Gear I Wish I Would Have Had From Day 1:
I want to give some insight on gear I wish I had started with instead of accumulated… so I have a list below. For reference, I only shoot gear that is more on the practical side just in case any SHTFantasy comes true. I don’t use race-gun holsters, and I don’t have guns that I have tuned with light weight bolt carriers and all that other crap. I want my guns and my gear more on the reliable side vs. gear just for competition. So here is some practical gear that will help you get started:
1) Invest in Kydex Right Away: You need a way to feed your gun whether you compete or not. Instead of worrying about getting gear for competition and another setup for SHTF, just buy one set of kydex mag holsters that you can use universally. You can get them molded and they are available in any color or camo, and they retain magazines just as well as more expensive options yet kydex is fairly affordable. I like the Bravo Concealment SNS-R which was pictured above in Coyote Brown. It’s a good choice for *one* purchase which will cover your rifle and pistol reloads for small 2 gun matches.
2) A Quality Belt: The better BDU belt was okay, but now I use the popular Wilderness Tactical Frequent Flyer with the 5 stitch stiffening. Getting a belt with an extra layer of stiffness combats floppy magazine pouches and retains your gear at a comfortable, and repeatable spot. This belt is going to compliment your new kydex gear in giving you a clean, professional, and more importantly, functional setup when you head to your first match. My frequent flyer belt is also my daily belt I use with my CCW. Notice a theme? Dual Use All The Things!
2) Quality Shooting Glasses: You can use a flex spending account to buy RX sunnies. I wish I had purchased a better pair sooner, but even without RX… a good set of sunglasses will be of benefit since they will protect your eyes and give you better target contrast depending on which color you choose. I started with some uncomfortable Wiley X specs and I wish I had tried more options before hand, but that’s all my optician had. Since I contributed to a flexible spending account this year, I got some quality RX sunglasses that I have wanted for years.
3) Gear Consolidation: This is more of a gear philosophy. I have sold most of my secondary weapons and calibers so I only concern myself with 9mm, 5.56, and 12 guage. I have two AR15s with 1/2 x 1/2 minute adjustments for the irons and scope (a third AR is the wifes). I shoot one load, a 69 grain SMK between both my rifles. They practically have the same DOPE. My Glock 19 is about to be joined by a Glock 17, both will be gen 3.
I am eliminating .22LR, .32ACP, from my arsenal. I will retain a rifle in 5.7×28 (it’s *her* gun now) and as of this weekend I will have completed weapon consolidation. I want my CCW to feel the same as my *competition* pistol. My High Power Rifle will have the same dope and sight adjustments as my 2/3 gun rifle. I can shoot either one of my AR15s in any competition interchangeably with the same bullet. My rifles are not dedicated rigs built for one sport. They are built first and foremost as reliable, lightweight, chrome lined, 5.56 fighting rifles. I want the same manual of arms between each gun I own, the same caliber between my most frequently used guns, and I want the gear I would use for SHTF, CCW, and Sport to be the same gear. I hope doing this will help me develop my skills and allow me to maintain them.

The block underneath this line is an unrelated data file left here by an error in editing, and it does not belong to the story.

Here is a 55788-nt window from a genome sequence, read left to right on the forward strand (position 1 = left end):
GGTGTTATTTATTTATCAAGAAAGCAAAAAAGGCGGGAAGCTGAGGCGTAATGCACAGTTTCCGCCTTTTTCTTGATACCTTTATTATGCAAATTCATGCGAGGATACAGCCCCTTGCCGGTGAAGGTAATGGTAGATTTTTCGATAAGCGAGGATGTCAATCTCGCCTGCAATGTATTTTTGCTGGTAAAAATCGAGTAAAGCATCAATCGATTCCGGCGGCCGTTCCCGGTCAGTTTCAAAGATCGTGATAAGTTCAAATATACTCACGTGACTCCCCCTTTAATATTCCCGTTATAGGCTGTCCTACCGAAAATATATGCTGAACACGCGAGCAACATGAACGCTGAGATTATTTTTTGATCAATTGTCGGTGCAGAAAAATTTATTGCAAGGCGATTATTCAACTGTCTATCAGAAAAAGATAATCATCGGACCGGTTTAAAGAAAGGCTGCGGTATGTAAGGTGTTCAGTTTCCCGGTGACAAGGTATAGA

So do you feel better prepared? Did I help with the mental roadblocks at least? If your ready to get started, go visit the AR15.com hometown forum of your state and poke around. Competitions are regularly advertised there and at www.brianenos.com. The sport of “outlaw” 2 gun will give you a great introduction to sport shooting and can offer substantially different scenarios since “outlaw” events are not governed by a ruling body. These events can be as simple or as elaborate as the match director can dream up, so they are a great opportunity to shoot and test your gear in a variety of scenarios.
Getting over the mental aspects of starting are key to developing your shooting skills and to find gear that works for you. In my case I took it a step further and consolidated everything; I have carefully chosen my equipment that will allow me to transfer any skills I develop between rifle, pistol, and shotgun, to civilian use, competition use, and /or a SHTFantasy.
Investing in Kydex, a good belt, and quality safety gear will equip you with an affordable and functional setup. You don’t have to show up in a plate carrier with a chest rig. Speaking with the match director beforehand will also answer your questions and allow you to show up and at least know whats going on, and the safety rules the match director requires of you.
I wish you well in your journey to rifle mastery!